Perhaps the stereotyping is simply exaggerated to distinguish the characters more clearly, but it seems that Cody and Emily are the only “cool” characters in the film. Clearly though, the adult characters are buffoons.
In the beginning of the film, Cody trusts Diaz, his leader and teacher. Diaz betrays Cody and eventually tries to destroy him. A troubling line in the film occurs when Diaz tells Cody to trust no one, that “trust equals death.”
Another aspect of the film I dislike is Cody’s dishonesty towards his parents. He hides the fact that he is a CIA agent and that Kamp Woody is actually a covert training facility; never mind the fact that Cody is only 16 years old. Granted, his dishonesty is lessened by the fact that he is a CIA field agent, operating in the line of duty, but at age 16 he is still under the authority of his parents.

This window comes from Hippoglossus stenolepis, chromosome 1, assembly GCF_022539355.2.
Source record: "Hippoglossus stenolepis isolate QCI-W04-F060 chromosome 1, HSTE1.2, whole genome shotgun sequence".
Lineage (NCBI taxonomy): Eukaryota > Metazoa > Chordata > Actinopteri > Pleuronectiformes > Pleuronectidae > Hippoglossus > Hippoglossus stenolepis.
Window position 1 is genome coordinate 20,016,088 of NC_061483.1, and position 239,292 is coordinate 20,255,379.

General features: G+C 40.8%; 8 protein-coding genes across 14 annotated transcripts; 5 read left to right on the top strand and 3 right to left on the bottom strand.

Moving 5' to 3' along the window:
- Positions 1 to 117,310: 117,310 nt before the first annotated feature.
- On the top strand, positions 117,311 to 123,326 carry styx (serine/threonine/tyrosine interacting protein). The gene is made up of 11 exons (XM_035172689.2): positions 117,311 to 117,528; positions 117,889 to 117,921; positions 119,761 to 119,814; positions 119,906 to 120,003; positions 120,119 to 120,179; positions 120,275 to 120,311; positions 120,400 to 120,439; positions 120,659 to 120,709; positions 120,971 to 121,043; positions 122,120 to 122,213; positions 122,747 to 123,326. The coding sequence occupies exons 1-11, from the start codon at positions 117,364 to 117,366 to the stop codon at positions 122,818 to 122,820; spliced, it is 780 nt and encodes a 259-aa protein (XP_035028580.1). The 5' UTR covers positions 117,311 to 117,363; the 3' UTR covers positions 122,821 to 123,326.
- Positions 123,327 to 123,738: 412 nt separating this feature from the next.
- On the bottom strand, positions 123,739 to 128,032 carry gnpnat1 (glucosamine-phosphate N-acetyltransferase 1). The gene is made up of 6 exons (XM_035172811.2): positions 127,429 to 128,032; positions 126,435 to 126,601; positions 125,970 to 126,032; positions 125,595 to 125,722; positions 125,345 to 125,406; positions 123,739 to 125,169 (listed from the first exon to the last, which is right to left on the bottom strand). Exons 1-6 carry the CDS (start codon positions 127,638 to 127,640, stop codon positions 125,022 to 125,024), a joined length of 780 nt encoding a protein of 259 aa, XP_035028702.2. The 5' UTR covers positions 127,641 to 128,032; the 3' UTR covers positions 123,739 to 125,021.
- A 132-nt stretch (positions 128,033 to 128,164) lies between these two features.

Along with the above issues, I think it would be wise to discuss with your children the overall reality of the film. Would the CIA even hire a young boy to travel overseas and risk his life to bring a criminal to justice? I think not. Additionally, is it true that we can trust no one? Again, I think not.
Although my children enjoyed the film, and did not hear or understand the offensive language and crude humor, I advise you to discuss the film’s subtle motive, to undermine adult and parental authority, with your children. Many films today reverse the role of parents and children; it is popular to portray adults as child like and the children as adult like. Encouraging our children to take on adult roles as they rebuff parental authority can only lead to poor decision making and painful consequences.
If your children understand the distortion of biblical reality offered by the film, “Agent Cody Banks: Destination London,” then you can most likely enjoy watching this “kiddy” spy spoof as a family.
Violence: Moderate | Profanity: Minor | Sex/Nudity: None